Soho Theatre, London until 21 March 2020
Since 2000, Esther Baker’s Synergy Theatre Project has worked with prisoners, ex-offenders and young people at risk of offending to produce powerful dramas about some of the most fraught social situations you can imagine. The latest show, written by playwright Hassan Abdulrazzak and researched in collaboration with Prisoners Abroad, is a verbatim piece about the subject of transatlantic deportation. In the current climate of Brexit trade talks, can this show — an ideal fit for this venue — cast any light on the much-vaunted special relationship between the UK and the USA?
In the American criminal justice system, foreign nationals — for example, British-born individuals even if they’ve lived their whole adult lives in the USA — can be deported after they have served their prison sentences. No matter how serious the crime; no matter how long they have lived in the States. For this play, Abdulrazzak interviewed a variety of people who have experienced deportation from there to here, and he has edited their stories into an easily understandable tapestry of episodes. The evening is divided into sections such as Crime, Drugs, Arrest, Detention, Lawyers and Deportation, with links that cover Childhood, Family and, most evocatively, Longing. Plus comic interludes which use a farcical song-and-dance format to satirise politicians such as Donald Trump, Theresa May and Boris Johnson.
The individual stories have the compelling power of truth: Kathy is a lesbian who gets mixed up with a Mexican drug smuggling syndicate; Nikol hooks up with a transgender gang to pass forged cheques; Clodine is pulled over and breathalysed, and although she is exactly on, not over, the limit she is arrested; Pat is caught up in a drug-dealing sting operation; Anne’s second ex-husband is busted for making crystal meth, which he began to distill to help her with her diabetes; John serves a life sentence for shooting his girlfriend. In each case, it’s small specific details that make the stories interesting. One amazing fact is that most of these kinds of deportations are for traffic violations.
In general, however, true crime is a bit depressing. Unless the story is about Madeleine McCann or Steven Avery, your interest might struggle to get beyond the initial novelty of these people’s situations. Most of the crimes are about theft or drugs, and the addiction issues are a familiar trail of dependency and rehab. All of the criminals get caught and their incarceration is predictably horrible. The deportation process is likewise sadly Kafkaesque, clearly unjust (good lawyers cost money) and the detention centres that hold deportees are particularly cruel and unsavory. The effect of sudden arrest and deportation on families is horrendous. There’s enough bad stuff here to last you a lifetime.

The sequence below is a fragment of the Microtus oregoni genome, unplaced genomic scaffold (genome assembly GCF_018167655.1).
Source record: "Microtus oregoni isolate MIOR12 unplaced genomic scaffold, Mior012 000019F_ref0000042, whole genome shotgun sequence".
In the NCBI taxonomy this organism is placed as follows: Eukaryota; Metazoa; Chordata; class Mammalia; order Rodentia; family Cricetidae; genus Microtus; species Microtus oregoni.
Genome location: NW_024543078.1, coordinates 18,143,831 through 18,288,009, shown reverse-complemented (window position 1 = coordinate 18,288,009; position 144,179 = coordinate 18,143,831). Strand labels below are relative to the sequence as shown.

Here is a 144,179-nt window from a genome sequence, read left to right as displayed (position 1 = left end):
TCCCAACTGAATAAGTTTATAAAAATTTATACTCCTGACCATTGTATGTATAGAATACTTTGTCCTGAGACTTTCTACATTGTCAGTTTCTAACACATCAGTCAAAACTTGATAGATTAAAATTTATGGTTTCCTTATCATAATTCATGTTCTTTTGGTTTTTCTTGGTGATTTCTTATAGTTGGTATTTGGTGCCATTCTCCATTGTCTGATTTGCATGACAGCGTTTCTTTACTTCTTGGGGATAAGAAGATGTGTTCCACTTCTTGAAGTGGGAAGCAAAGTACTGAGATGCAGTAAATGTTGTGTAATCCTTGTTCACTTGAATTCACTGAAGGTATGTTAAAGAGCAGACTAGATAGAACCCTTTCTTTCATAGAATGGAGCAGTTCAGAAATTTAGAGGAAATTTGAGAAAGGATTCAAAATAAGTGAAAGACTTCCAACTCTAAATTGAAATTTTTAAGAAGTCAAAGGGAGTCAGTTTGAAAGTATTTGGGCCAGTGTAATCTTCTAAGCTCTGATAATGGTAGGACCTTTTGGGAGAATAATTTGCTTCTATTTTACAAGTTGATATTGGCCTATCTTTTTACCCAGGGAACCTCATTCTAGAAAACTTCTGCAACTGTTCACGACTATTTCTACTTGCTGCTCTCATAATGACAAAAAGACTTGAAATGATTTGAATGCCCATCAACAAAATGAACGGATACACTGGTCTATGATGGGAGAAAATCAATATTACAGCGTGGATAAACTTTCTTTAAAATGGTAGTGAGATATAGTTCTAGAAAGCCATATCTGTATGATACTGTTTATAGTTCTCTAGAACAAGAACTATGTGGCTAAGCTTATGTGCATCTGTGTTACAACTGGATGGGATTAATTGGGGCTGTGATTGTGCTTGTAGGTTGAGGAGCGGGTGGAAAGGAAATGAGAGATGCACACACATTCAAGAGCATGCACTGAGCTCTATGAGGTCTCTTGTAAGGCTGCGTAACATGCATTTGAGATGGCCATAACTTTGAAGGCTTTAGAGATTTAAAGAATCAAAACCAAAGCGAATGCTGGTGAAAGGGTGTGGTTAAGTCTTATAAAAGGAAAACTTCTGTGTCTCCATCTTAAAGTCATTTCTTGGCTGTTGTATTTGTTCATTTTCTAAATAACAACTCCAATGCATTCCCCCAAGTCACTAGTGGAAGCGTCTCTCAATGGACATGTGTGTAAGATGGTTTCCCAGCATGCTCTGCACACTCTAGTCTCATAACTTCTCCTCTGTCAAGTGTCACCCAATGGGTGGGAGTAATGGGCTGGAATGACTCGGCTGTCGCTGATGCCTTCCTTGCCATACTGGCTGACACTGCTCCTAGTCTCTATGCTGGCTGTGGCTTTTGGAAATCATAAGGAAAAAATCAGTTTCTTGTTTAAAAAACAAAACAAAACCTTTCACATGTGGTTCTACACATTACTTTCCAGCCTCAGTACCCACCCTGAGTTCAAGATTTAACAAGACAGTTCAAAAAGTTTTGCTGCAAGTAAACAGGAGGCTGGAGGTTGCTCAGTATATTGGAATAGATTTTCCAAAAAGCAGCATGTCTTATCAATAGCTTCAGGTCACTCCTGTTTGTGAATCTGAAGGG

What about the satirical interludes which feature Trump, May and Johnson? As many have already pointed out, the truth of politics is so grotesque nowadays that it is hard to make any satire stick. It will surprise no one that all three politicians are shown to be both ridiculous and revolting. Their views on hostile environments and deportations of offenders are well known. Scenes where Trump tangos with May are best greeted with a weak smile. However, Abdulrazzak has done his research: I didn’t know that the upward spike in America’s deportations programmes occurred not on Trump’s watch, but during the presidencies of both Bill Clinton and Barack Obama. Oh well, that will teach me to think of any political leader as a hero.
If much of the content of this show is unsurprising, almost banal even, Baker’s production does have its occasional strong points. Abdulrazzak has created a character called Curtis, who is a police officer working for ICE (Immigration and Customs Enforcement), and he leads some of the lip-sinc’d song and dance routines. Is that Taylor Swift’s “Shake It Off”? Or Belly’s “Immigration to the Trap”? And, yep, even I recognise the glorious Patti Smith’s “Free Money”! This is all good fun, and makes a nice contrast to the more harrowing details of crime, abuse, violence and oppression. He strongly parodies ideas of law and order, and the dancing is amusing. Curtis also provides one grim fact: law enforcement like to make arrests in the rain because there are usually fewer witnesses.
Designed by Katy McPhee on a bare stage with some blue swivel chairs for props, this is a rough and ready production with a hard-working cast, some of whom perform several roles: Duncan Wisbey (Trump/John), Nicholas Beveney (Curtis), Miranda Foster (Kathy/May), Yvette Boakye (Nikol), Moyo Akandé (Clodine/AOC), Amrita Acharia (Anne) and Fergal McElherron (Pat/Johnson). With its references to Alexandria Ocasio-Cortez and the Squad, this is a strongly contemporary piece which is occasionally entertaining, but not very inspiring. It really doesn’t say anything new about the relationship between here and there: basically, the US calls all the shots.
This review first appeared on The Arts Desk
The Special Relationship is at the Soho Theatre until 21 March.
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